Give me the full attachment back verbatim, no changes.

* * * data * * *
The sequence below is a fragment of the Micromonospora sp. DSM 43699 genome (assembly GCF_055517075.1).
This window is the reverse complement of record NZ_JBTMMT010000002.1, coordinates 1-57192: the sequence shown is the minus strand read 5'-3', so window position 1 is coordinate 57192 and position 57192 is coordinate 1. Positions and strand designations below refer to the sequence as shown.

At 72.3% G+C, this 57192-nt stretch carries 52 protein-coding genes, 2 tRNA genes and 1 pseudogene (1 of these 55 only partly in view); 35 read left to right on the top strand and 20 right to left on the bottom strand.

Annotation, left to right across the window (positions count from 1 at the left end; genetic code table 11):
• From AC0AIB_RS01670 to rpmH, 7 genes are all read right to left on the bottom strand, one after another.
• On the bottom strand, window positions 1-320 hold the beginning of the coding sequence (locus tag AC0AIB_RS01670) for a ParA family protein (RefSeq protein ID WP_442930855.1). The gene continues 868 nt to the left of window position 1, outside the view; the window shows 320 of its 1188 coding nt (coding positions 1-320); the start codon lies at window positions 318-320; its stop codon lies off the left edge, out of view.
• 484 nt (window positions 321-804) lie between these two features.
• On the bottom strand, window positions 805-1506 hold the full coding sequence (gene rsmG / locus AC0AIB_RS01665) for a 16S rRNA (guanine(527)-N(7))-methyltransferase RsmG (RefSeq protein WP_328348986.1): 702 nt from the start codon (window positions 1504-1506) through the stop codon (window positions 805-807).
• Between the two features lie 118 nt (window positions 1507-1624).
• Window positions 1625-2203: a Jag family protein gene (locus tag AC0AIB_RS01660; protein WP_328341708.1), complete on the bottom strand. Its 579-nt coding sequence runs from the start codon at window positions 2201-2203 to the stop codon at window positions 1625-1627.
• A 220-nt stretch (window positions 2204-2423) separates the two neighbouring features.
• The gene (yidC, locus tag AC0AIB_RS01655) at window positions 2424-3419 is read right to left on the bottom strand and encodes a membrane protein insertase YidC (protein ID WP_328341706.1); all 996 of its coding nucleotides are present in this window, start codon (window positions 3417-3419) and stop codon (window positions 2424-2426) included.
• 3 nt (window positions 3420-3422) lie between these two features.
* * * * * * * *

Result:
The sequence below is a fragment of the Micromonospora sp. DSM 43699 genome (assembly GCF_055517075.1).
This window is the reverse complement of record NZ_JBTMMT010000002.1, coordinates 1-57192: the sequence shown is the minus strand read 5'-3', so window position 1 is coordinate 57192 and position 57192 is coordinate 1. Positions and strand designations below refer to the sequence as shown.

At 72.3% G+C, this 57192-nt stretch carries 52 protein-coding genes, 2 tRNA genes and 1 pseudogene (1 of these 55 only partly in view); 35 read left to right on the top strand and 20 right to left on the bottom strand.

Annotation, left to right across the window (positions count from 1 at the left end; genetic code table 11):
• From AC0AIB_RS01670 to rpmH, 7 genes are all read right to left on the bottom strand, one after another.
• On the bottom strand, window positions 1-320 hold the beginning of the coding sequence (locus tag AC0AIB_RS01670) for a ParA family protein (RefSeq protein ID WP_442930855.1). The gene continues 868 nt to the left of window position 1, outside the view; the window shows 320 of its 1188 coding nt (coding positions 1-320); the start codon lies at window positions 318-320; its stop codon lies off the left edge, out of view.
• 484 nt (window positions 321-804) lie between these two features.
• On the bottom strand, window positions 805-1506 hold the full coding sequence (gene rsmG / locus AC0AIB_RS01665) for a 16S rRNA (guanine(527)-N(7))-methyltransferase RsmG (RefSeq protein WP_328348986.1): 702 nt from the start codon (window positions 1504-1506) through the stop codon (window positions 805-807).
• Between the two features lie 118 nt (window positions 1507-1624).
• Window positions 1625-2203: a Jag family protein gene (locus tag AC0AIB_RS01660; protein WP_328341708.1), complete on the bottom strand. Its 579-nt coding sequence runs from the start codon at window positions 2201-2203 to the stop codon at window positions 1625-1627.
• A 220-nt stretch (window positions 2204-2423) separates the two neighbouring features.
• The gene (yidC, locus tag AC0AIB_RS01655) at window positions 2424-3419 is read right to left on the bottom strand and encodes a membrane protein insertase YidC (protein ID WP_328341706.1); all 996 of its coding nucleotides are present in this window, start codon (window positions 3417-3419) and stop codon (window positions 2424-2426) included.
• 3 nt (window positions 3420-3422) lie between these two features.